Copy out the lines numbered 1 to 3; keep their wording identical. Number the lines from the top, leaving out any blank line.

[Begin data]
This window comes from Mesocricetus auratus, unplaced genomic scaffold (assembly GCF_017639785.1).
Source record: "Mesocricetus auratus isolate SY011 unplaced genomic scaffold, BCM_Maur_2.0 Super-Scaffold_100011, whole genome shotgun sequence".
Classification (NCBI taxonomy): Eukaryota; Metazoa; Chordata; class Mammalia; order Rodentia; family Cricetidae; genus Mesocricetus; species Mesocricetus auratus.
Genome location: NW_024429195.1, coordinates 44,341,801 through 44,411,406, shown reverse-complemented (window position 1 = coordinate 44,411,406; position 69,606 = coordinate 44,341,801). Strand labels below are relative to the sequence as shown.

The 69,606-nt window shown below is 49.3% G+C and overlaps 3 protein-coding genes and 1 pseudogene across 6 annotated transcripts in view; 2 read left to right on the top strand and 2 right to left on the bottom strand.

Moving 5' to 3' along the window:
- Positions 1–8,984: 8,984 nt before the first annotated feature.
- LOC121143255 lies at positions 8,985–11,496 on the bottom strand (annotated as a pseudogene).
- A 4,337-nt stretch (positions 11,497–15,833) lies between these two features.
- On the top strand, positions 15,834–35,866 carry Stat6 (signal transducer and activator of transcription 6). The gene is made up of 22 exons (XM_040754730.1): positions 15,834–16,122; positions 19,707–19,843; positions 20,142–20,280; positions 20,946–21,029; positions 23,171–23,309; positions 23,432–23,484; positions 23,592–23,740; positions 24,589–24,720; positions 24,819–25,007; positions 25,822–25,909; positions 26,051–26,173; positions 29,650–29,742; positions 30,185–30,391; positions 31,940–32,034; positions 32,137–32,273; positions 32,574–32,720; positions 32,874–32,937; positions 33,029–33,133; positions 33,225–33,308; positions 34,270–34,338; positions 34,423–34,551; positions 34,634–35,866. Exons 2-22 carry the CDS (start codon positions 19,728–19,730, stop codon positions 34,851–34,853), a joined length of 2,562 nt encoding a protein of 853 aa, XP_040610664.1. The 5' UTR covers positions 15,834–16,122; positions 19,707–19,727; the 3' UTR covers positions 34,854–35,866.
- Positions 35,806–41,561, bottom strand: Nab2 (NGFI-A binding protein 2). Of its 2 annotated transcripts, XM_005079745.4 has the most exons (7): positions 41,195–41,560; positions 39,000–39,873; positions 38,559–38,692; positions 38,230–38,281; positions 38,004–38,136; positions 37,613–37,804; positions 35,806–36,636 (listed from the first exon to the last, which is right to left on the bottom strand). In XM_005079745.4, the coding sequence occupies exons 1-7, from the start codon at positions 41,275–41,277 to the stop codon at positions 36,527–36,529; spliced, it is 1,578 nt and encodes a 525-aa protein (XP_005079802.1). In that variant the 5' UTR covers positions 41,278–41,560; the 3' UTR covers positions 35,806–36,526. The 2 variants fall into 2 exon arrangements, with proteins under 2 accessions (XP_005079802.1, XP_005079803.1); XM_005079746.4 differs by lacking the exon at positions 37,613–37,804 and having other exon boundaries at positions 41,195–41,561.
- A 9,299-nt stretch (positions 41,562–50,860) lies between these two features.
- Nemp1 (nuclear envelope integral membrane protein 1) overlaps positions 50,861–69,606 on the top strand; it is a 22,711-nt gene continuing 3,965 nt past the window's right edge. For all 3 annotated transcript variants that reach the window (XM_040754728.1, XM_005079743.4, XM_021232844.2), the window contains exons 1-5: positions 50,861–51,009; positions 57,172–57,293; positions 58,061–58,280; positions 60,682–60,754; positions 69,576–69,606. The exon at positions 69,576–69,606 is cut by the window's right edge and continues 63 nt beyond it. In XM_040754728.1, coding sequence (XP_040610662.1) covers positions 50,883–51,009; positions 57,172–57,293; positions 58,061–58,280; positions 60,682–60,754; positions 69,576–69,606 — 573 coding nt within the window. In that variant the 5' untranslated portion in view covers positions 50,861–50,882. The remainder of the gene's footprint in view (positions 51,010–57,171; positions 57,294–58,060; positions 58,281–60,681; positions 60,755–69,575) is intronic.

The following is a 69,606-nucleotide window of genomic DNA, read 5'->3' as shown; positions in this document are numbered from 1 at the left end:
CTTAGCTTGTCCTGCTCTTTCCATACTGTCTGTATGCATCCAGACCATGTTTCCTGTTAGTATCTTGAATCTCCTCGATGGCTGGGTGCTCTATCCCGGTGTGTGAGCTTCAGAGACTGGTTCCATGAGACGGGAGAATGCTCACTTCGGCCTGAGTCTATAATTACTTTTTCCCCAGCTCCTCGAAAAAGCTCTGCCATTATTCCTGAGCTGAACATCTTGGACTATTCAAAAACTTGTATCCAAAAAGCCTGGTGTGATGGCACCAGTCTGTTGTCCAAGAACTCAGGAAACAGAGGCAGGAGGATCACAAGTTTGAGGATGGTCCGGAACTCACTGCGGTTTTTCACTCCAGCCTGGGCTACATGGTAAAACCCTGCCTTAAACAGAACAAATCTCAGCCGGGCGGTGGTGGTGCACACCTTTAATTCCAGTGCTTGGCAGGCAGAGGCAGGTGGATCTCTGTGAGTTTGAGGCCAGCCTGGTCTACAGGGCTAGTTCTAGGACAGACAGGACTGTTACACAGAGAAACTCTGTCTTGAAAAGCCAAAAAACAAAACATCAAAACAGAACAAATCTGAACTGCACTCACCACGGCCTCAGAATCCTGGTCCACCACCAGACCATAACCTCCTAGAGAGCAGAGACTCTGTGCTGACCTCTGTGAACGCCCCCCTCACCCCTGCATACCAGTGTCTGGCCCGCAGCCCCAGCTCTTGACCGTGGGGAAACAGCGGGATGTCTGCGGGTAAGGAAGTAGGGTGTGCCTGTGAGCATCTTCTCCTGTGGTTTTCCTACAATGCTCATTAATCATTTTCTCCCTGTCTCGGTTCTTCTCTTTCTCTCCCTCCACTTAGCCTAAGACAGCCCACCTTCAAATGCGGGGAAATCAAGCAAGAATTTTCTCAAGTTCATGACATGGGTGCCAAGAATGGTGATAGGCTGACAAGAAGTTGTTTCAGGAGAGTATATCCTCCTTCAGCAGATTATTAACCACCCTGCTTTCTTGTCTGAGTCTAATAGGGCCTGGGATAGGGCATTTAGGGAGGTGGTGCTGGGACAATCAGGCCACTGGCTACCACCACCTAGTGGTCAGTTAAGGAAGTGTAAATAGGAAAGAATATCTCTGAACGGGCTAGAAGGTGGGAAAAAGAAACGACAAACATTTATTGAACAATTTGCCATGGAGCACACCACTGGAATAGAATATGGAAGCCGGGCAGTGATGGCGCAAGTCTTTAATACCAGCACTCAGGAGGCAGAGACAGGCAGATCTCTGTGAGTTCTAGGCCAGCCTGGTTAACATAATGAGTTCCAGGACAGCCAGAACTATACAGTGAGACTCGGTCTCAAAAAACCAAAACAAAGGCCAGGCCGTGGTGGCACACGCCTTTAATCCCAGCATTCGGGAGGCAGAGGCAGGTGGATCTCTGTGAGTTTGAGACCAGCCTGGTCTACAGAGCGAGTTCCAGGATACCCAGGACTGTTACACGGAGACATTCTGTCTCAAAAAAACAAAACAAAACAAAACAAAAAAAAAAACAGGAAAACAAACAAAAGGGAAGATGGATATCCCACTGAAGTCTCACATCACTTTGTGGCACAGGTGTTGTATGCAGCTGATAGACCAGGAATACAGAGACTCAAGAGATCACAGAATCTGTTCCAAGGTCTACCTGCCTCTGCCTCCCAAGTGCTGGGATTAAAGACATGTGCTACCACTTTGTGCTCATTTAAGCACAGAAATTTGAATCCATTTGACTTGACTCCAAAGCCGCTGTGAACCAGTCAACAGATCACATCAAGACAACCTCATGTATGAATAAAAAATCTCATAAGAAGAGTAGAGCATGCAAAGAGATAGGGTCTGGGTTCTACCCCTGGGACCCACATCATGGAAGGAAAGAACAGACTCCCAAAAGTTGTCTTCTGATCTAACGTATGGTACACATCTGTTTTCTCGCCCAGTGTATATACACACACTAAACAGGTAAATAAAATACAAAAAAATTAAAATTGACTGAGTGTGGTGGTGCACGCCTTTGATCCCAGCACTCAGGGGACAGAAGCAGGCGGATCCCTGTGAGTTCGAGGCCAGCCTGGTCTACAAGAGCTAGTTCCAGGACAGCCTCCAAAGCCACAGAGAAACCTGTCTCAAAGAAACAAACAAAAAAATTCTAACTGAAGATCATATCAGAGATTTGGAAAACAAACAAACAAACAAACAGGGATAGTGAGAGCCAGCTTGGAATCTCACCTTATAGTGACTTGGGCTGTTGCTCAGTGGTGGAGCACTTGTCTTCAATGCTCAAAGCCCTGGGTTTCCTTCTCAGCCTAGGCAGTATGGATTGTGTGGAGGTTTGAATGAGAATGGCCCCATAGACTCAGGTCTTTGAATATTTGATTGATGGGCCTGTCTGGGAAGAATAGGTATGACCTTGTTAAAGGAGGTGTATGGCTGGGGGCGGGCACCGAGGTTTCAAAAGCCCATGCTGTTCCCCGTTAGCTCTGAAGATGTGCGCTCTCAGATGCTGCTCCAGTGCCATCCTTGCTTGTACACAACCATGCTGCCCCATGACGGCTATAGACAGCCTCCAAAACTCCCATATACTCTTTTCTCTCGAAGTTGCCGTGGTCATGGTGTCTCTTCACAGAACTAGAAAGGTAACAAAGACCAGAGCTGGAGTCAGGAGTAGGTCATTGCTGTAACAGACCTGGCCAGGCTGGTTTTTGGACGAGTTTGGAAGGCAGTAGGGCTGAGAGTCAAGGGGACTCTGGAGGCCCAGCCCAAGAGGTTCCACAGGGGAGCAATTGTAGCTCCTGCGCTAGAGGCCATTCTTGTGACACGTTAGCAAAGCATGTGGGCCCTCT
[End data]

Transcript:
This window comes from Mesocricetus auratus, unplaced genomic scaffold (assembly GCF_017639785.1).
Source record: "Mesocricetus auratus isolate SY011 unplaced genomic scaffold, BCM_Maur_2.0 Super-Scaffold_100011, whole genome shotgun sequence".
Classification (NCBI taxonomy): Eukaryota; Metazoa; Chordata; class Mammalia; order Rodentia; family Cricetidae; genus Mesocricetus; species Mesocricetus auratus.